The Fall Of The Western Roman Empire - A Military Perspective (405-455 AD)
In 376 AD, an alarming number of Visigoths erupted on the Danube frontier and overflowed into the northern Roman provinces of the Balkans. The recent arrival of a new invader in Eastern Europe, originating from the steppes of Central Asia, was at the origin of this massive spontaneous migration. In fact, the Huns had invaded and destroyed the kingdom of the Ostrogoth, located in present-day Ukraine, causing hundreds of thousands of them to flee to the West. This significant demographic shift disrupted their immediate neighbours, the Visigoths, who had settled in the region of the ancient Roman province of Dacia, present-day Romania, just north of the Danube.
This demographic pressure, combined with the fear of the Huns, caused this massive overflow of Visigoths into Roman territory. Their request for protection within the borders of the Empire was accepted by the apprehensive authorities on condition that they could be counted on to help defend the region against potential invaders. Once the newcomers settled in Thrace, they were almost immediately exploited by local officials. In 378, united under the command of their leader Fritigern, the Visigoths revolted against Roman authority and began to ravage the region, while other bands of Germanic tribesmen took advantage of the disorder to also cross the Danube.
Map of the "barbarian" invasions by the Angles, Saxons, Jutes, Franks, Goths, Visigoths, Ostrogoths, Huns and Vandals of the Roman Empire showing the major incursions from 100 to 500 AD. (CC BY-SA 2.5)
Emperor Valens’ Miscalculation
Following initial military successes by local Roman troops in isolating the Visigoths, the Roman Emperor of the East, Valens, arriving from Asia Minor, hastily organized a massive attack against them near Adrianople without waiting for military assistance from the Emperor of the West, Gratian. The latter had sent Valens an emissary carrying a letter advising him of the arrival of reinforcements. Valens’ officers recommended that he wait for Gratian’s army, but Valens engaged in battle anyway, most likely seeking the glory that would follow a decisive victory for himself. Over-confident, Valens combined his forces and attacked the Visigoth army head-on, although intelligence reports had alerted him that additional Visigoth cavalry was nearby. Before the Romans succeeded in breaking the Visigoth infantry, their flanks were attacked by enemy cavalry.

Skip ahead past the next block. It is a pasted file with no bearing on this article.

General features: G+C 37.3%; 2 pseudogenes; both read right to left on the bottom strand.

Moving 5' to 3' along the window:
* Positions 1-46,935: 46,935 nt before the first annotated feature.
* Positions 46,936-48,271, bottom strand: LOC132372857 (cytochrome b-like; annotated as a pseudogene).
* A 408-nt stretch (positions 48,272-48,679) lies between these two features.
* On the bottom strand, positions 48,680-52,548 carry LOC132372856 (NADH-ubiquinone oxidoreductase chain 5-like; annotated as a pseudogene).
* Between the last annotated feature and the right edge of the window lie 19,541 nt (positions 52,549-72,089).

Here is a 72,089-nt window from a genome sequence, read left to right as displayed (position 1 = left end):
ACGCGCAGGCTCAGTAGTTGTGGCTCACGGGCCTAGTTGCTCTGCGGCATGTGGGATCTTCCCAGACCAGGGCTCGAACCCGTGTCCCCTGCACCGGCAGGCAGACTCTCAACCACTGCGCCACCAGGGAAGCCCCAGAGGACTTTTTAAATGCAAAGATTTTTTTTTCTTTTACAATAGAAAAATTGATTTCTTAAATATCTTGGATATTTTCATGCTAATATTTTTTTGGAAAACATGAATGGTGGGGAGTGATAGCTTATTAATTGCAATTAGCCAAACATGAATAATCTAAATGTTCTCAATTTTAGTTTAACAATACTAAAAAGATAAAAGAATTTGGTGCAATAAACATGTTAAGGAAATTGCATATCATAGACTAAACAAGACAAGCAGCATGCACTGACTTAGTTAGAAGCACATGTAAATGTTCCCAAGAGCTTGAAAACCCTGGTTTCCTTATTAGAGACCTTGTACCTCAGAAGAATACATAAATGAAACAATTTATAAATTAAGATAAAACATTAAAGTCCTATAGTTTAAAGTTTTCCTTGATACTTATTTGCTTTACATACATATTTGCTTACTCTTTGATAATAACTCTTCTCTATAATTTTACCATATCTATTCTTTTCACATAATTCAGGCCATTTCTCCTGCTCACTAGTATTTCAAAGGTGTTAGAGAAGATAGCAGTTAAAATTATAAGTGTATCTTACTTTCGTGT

Solidus of Valens. (364-378 AD) (Classical Numismatic Group/ CC BY-SA 2.5)
The result was catastrophic for the Romans. Following a bloody battle, the Roman cavalry on the wings was routed, and the infantry, then surrounded and unable to maneuver, suffered annihilation. Valens was killed in the melee.
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Mario Bartolini has a master’s degree in political history from the Université de Sherbrooke, Canada, and a second master’s degree in war studies, obtained at the Royal Military College of Canada. He is the author of Roman Emperors: A Guide to the Men Who Ruled the Empire
Top Image: The Favorites of the Emperor Honorius, by John William Waterhouse (1883) (Public Domain)
By: Mario Bartolini